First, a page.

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What is redundancy in writing?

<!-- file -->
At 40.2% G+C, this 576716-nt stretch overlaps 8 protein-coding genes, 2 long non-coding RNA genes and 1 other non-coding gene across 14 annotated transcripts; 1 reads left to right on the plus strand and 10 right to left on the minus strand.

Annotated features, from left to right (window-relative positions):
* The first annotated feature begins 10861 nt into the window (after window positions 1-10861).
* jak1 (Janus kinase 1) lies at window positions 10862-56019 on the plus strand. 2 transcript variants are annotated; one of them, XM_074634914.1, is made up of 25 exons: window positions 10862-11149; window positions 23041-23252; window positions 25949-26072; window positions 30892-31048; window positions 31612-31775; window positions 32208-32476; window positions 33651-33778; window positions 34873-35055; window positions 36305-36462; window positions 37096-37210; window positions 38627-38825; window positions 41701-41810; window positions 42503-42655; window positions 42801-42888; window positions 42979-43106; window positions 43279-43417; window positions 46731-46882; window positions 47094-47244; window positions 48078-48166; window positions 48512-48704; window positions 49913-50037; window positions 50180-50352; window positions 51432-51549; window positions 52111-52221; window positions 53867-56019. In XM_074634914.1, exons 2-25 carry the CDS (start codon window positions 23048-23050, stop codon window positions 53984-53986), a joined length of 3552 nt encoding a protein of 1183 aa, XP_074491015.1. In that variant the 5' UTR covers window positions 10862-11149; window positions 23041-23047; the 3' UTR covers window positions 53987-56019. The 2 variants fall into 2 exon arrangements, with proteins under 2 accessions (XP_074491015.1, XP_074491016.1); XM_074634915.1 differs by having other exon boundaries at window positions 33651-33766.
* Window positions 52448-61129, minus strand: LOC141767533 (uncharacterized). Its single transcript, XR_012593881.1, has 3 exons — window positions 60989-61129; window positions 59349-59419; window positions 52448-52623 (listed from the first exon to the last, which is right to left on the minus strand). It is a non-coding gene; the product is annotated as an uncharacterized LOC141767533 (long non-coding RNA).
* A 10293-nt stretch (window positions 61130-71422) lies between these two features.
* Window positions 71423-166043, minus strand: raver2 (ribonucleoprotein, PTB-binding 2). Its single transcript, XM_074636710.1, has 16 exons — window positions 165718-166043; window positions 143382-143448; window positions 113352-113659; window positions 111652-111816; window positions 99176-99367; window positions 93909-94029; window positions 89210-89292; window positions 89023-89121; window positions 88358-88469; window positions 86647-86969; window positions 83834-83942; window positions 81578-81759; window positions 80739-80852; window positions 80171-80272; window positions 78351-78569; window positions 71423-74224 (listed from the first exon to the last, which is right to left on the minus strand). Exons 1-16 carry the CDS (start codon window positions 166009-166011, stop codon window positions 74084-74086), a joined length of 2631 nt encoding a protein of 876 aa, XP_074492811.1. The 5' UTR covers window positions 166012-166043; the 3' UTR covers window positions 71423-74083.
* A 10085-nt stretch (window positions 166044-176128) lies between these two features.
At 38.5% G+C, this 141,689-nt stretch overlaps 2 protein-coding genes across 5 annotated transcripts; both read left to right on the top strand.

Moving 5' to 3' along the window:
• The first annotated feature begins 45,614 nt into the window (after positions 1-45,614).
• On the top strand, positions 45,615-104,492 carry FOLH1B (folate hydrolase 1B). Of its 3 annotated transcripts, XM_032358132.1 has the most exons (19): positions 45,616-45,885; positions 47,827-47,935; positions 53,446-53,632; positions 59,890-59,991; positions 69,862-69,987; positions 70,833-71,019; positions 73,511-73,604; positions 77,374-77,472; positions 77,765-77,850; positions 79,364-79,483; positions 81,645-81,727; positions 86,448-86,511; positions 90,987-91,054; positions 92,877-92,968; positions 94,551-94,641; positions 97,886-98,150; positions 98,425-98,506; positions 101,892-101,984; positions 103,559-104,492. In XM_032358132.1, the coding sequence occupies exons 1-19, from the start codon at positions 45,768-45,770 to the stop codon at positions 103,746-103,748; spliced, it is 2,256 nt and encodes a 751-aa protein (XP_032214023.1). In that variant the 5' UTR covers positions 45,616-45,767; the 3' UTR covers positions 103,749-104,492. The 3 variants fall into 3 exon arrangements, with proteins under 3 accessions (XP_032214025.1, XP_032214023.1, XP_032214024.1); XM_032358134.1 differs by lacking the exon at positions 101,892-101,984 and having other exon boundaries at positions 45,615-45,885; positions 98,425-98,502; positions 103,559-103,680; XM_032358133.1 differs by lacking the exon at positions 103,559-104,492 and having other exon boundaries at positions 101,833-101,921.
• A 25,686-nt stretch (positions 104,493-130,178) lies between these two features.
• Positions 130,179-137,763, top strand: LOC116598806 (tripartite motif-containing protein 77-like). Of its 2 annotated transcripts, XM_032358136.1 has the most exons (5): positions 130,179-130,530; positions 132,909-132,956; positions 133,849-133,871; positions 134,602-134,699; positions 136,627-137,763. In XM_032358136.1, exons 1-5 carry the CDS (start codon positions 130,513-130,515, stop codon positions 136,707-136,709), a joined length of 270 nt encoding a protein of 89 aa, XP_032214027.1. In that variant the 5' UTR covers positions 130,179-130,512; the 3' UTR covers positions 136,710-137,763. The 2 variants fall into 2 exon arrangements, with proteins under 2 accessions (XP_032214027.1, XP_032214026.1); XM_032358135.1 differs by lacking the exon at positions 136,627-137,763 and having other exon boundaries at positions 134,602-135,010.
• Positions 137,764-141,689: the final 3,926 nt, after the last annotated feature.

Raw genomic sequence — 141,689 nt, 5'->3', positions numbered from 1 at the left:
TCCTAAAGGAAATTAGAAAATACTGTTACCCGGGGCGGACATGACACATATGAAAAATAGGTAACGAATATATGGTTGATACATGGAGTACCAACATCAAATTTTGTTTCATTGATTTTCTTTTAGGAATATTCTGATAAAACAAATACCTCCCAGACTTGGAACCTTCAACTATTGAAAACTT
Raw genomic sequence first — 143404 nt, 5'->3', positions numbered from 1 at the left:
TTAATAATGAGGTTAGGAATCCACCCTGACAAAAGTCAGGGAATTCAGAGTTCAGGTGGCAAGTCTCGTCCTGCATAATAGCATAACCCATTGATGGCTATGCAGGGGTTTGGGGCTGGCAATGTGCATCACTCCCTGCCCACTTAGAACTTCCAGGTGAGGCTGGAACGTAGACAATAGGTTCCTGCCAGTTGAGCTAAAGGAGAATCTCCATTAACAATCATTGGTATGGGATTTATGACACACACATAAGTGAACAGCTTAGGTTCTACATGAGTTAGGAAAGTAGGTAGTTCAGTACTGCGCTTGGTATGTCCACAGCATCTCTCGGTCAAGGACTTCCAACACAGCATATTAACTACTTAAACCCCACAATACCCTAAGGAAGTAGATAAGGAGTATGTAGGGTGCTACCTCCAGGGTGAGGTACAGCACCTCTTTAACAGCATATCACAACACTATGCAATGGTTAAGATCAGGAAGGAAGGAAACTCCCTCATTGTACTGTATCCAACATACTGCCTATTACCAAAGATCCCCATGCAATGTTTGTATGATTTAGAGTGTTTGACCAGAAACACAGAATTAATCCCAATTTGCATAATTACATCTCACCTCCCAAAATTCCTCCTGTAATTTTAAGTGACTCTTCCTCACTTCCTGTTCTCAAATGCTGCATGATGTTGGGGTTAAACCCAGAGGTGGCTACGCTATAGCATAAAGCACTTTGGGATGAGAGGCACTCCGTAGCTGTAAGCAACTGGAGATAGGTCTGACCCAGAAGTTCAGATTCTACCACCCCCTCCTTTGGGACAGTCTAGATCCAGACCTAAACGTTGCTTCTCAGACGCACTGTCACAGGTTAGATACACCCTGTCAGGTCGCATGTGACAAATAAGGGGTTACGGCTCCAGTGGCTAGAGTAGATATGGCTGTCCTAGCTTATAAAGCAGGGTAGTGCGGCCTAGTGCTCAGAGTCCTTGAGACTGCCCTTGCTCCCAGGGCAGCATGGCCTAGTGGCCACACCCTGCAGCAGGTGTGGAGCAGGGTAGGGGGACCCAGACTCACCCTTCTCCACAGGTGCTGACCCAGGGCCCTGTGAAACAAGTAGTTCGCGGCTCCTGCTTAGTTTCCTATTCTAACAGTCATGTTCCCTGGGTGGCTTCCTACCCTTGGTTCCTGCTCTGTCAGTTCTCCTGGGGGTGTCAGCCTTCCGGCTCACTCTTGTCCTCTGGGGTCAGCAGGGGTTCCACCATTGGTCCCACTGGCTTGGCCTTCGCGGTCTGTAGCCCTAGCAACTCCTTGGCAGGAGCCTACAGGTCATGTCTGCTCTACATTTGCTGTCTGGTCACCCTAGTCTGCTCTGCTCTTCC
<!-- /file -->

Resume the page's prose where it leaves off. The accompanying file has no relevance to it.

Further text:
Samuel Johnson wrote that writers should "avoid ponderous ponderosity." Redundancy refers to the use of language that can be eliminated without incurring a loss of meaning. Redundancy (or tautology) is the adding of words or phrases that add nothing to the overall meaning because their senses have already been expressed. Redundancy in writing usually comes from these sources: 1) Wordy phrases, for example: "in view of the fact that" instead of "since" or "because"; 2) Employing obvious qualifiers when a word is implicit in the word it is modifying, such as "completely finish," e.g., If you have incompletely finished something, you haven't finished it at all; and 3) Using two or more synonyms together, as in "thoughts and ideas." We hear many phrases spoken each day that are redundant: same exact, advance planning, mix together, actual fact. We all could use more diligence in weeding out redundancies in our writing - and speech.